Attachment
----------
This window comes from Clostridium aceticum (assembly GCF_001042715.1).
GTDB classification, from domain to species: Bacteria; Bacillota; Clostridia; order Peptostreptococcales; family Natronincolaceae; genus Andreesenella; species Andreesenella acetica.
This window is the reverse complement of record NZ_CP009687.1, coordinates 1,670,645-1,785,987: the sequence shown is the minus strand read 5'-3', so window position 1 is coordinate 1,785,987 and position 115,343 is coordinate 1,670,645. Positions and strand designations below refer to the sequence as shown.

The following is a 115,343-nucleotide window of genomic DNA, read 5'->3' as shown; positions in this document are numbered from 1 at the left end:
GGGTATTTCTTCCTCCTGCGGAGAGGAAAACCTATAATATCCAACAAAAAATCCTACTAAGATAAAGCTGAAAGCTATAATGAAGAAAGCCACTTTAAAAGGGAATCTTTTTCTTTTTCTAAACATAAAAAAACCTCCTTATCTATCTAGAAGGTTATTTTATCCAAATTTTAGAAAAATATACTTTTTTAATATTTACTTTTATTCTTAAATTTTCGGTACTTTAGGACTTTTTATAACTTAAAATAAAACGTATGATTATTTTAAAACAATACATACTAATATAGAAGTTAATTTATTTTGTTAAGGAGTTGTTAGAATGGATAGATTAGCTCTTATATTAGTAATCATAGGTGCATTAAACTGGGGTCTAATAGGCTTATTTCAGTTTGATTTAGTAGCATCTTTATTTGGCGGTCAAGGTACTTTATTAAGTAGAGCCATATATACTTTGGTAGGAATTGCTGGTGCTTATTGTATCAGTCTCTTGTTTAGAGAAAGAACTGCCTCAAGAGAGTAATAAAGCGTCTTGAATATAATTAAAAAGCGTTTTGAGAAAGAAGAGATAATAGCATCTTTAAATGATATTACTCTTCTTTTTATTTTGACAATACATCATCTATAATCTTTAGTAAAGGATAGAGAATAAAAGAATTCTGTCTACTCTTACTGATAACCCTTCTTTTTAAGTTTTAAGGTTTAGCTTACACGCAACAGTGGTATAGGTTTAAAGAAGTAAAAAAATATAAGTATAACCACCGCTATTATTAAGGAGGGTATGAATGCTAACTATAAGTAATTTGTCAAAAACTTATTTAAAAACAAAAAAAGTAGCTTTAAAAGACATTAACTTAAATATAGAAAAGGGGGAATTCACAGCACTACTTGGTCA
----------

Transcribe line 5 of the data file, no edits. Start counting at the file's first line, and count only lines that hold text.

GGGTATTTCTTCCTCCTGCGGAGAGGAAAACCTATAATATCCAACAAAAAATCCTACTAAGATAAAGCTGAAAGCTATAATGAAGAAAGCCACTTTAAAAGGGAATCTTTTTCTTTTTCTAAACATAAAAAAACCTCCTTATCTATCTAGAAGGTTATTTTATCCAAATTTTAGAAAAATATACTTTTTTAATATTTACTTTTATTCTTAAATTTTCGGTACTTTAGGACTTTTTATAACTTAAAATAAAACGTATGATTATTTTAAAACAATACATACTAATATAGAAGTTAATTTATTTTGTTAAGGAGTTGTTAGAATGGATAGATTAGCTCTTATATTAGTAATCATAGGTGCATTAAACTGGGGTCTAATAGGCTTATTTCAGTTTGATTTAGTAGCATCTTTATTTGGCGGTCAAGGTACTTTATTAAGTAGAGCCATATATACTTTGGTAGGAATTGCTGGTGCTTATTGTATCAGTCTCTTGTTTAGAGAAAGAACTGCCTCAAGAGAGTAATAAAGCGTCTTGAATATAATTAAAAAGCGTTTTGAGAAAGAAGAGATAATAGCATCTTTAAATGATATTACTCTTCTTTTTATTTTGACAATACATCATCTATAATCTTTAGTAAAGGATAGAGAATAAAAGAATTCTGTCTACTCTTACTGATAACCCTTCTTTTTAAGTTTTAAGGTTTAGCTTACACGCAACAGTGGTATAGGTTTAAAGAAGTAAAAAAATATAAGTATAACCACCGCTATTATTAAGGAGGGTATGAATGCTAACTATAAGTAATTTGTCAAAAACTTATTTAAAAACAAAAAAAGTAGCTTTAAAAGACATTAACTTAAATATAGAAAAGGGGGAATTCACAGCACTACTTGGTCA